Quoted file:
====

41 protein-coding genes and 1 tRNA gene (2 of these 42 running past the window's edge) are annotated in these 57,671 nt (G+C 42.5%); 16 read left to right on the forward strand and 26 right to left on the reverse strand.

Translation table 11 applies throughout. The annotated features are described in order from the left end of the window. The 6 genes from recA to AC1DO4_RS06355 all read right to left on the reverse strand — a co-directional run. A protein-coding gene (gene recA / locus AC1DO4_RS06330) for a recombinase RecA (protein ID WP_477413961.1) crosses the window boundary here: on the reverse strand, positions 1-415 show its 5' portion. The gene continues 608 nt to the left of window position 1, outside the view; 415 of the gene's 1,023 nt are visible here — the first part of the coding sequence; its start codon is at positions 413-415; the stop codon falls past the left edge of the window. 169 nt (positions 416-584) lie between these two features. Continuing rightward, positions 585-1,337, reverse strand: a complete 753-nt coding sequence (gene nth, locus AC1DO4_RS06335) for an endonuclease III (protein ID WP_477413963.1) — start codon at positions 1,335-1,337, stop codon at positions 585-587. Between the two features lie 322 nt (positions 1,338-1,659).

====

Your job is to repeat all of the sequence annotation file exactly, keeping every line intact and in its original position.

41 protein-coding genes and 1 tRNA gene (2 of these 42 running past the window's edge) are annotated in these 57,671 nt (G+C 42.5%); 16 read left to right on the forward strand and 26 right to left on the reverse strand.

Translation table 11 applies throughout. The annotated features are described in order from the left end of the window. The 6 genes from recA to AC1DO4_RS06355 all read right to left on the reverse strand — a co-directional run. A protein-coding gene (gene recA / locus AC1DO4_RS06330) for a recombinase RecA (protein ID WP_477413961.1) crosses the window boundary here: on the reverse strand, positions 1-415 show its 5' portion. The gene continues 608 nt to the left of window position 1, outside the view; 415 of the gene's 1,023 nt are visible here — the first part of the coding sequence; its start codon is at positions 413-415; the stop codon falls past the left edge of the window. 169 nt (positions 416-584) lie between these two features. Continuing rightward, positions 585-1,337, reverse strand: a complete 753-nt coding sequence (gene nth, locus AC1DO4_RS06335) for an endonuclease III (protein ID WP_477413963.1) — start codon at positions 1,335-1,337, stop codon at positions 585-587. Between the two features lie 322 nt (positions 1,338-1,659).